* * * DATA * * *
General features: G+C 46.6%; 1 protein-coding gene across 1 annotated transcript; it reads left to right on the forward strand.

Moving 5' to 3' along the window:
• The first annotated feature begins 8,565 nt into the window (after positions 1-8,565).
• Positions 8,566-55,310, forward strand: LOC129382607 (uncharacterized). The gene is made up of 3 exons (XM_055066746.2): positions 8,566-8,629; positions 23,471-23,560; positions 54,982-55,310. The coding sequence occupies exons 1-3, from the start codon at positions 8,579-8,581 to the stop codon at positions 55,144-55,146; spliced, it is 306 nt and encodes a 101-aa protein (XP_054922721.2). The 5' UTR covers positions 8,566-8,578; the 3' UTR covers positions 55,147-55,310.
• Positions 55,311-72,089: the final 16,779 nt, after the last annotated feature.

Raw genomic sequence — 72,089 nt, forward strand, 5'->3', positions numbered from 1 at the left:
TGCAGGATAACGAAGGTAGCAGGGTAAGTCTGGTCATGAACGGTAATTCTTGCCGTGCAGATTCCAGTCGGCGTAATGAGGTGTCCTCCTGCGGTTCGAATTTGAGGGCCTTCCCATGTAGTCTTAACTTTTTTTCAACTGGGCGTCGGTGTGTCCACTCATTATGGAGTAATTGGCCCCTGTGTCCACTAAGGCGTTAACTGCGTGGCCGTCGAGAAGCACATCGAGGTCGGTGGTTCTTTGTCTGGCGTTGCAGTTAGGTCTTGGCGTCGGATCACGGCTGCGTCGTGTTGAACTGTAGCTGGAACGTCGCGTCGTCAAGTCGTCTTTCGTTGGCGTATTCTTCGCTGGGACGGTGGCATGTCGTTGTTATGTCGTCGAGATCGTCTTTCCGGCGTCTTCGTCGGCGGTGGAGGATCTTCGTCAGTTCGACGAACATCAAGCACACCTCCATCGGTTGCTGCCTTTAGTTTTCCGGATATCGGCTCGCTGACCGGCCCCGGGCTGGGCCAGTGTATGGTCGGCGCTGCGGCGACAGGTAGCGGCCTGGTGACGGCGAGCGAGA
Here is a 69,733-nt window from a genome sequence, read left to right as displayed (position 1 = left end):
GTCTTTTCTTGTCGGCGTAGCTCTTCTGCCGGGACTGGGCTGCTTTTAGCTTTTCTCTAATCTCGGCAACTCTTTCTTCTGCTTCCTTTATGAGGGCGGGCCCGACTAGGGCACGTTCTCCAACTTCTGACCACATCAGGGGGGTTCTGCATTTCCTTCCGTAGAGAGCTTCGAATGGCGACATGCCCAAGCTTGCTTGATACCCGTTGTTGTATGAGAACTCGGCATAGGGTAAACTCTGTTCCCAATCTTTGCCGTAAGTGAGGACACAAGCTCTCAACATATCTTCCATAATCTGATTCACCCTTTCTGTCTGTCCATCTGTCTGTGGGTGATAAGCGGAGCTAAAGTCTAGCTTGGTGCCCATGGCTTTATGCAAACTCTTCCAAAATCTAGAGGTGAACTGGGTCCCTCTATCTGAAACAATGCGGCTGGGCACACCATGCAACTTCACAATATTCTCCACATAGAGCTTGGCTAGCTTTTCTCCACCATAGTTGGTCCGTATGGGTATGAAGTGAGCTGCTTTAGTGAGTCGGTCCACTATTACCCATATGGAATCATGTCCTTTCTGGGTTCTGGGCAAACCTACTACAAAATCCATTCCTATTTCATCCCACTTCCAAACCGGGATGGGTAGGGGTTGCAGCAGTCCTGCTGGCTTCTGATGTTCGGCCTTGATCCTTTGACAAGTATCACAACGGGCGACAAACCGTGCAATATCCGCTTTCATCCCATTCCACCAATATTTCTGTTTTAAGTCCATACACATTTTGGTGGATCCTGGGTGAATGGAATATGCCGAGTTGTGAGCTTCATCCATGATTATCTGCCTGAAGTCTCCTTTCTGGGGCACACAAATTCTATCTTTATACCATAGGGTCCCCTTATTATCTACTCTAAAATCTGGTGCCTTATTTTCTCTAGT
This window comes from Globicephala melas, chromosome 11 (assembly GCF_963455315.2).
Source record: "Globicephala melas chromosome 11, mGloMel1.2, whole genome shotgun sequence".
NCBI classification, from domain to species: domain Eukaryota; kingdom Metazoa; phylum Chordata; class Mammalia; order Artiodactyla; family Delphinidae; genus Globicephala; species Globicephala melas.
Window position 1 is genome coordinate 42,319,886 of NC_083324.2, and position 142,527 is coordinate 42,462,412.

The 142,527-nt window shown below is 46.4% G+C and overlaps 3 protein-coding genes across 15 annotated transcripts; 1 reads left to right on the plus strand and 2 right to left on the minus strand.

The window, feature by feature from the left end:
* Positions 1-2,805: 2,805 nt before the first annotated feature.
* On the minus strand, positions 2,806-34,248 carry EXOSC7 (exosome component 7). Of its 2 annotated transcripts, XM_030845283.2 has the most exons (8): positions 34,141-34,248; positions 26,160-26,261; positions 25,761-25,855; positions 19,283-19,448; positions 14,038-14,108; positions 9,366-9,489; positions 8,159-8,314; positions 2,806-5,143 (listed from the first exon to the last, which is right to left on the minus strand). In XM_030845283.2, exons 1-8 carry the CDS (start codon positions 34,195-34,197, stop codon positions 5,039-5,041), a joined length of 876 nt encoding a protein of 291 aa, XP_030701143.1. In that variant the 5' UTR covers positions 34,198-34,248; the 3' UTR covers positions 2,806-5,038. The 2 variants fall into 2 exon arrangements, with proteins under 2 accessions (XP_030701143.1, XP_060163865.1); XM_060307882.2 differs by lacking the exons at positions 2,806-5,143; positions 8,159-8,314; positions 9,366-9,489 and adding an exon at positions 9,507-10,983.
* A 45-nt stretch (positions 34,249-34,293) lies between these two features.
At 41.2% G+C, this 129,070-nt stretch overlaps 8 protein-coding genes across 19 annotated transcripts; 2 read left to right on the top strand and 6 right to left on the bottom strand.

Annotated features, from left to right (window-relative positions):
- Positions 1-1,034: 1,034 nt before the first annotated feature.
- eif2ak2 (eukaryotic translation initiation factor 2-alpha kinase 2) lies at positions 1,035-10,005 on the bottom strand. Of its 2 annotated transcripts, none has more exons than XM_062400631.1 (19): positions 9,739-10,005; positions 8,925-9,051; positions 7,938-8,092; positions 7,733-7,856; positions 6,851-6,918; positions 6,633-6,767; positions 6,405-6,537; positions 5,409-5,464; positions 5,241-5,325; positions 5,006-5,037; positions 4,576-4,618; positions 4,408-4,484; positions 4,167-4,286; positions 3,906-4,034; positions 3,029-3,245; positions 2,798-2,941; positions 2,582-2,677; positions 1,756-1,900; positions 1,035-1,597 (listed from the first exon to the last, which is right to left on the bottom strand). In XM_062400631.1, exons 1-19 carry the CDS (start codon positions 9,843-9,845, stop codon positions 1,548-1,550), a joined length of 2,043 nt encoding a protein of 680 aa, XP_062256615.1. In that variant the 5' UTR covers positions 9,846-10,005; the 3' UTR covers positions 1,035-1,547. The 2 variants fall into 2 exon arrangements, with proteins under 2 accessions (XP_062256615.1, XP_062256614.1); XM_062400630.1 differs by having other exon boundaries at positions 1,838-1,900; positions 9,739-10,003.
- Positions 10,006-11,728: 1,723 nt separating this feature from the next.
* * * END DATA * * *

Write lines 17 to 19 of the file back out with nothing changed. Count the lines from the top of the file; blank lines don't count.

* On the minus strand, positions 2,806-34,248 carry EXOSC7 (exosome component 7). Of its 2 annotated transcripts, XM_030845283.2 has the most exons (8): positions 34,141-34,248; positions 26,160-26,261; positions 25,761-25,855; positions 19,283-19,448; positions 14,038-14,108; positions 9,366-9,489; positions 8,159-8,314; positions 2,806-5,143 (listed from the first exon to the last, which is right to left on the minus strand). In XM_030845283.2, exons 1-8 carry the CDS (start codon positions 34,195-34,197, stop codon positions 5,039-5,041), a joined length of 876 nt encoding a protein of 291 aa, XP_030701143.1. In that variant the 5' UTR covers positions 34,198-34,248; the 3' UTR covers positions 2,806-5,038. The 2 variants fall into 2 exon arrangements, with proteins under 2 accessions (XP_030701143.1, XP_060163865.1); XM_060307882.2 differs by lacking the exons at positions 2,806-5,143; positions 8,159-8,314; positions 9,366-9,489 and adding an exon at positions 9,507-10,983.
* A 45-nt stretch (positions 34,249-34,293) lies between these two features.
At 41.2% G+C, this 129,070-nt stretch overlaps 8 protein-coding genes across 19 annotated transcripts; 2 read left to right on the top strand and 6 right to left on the bottom strand.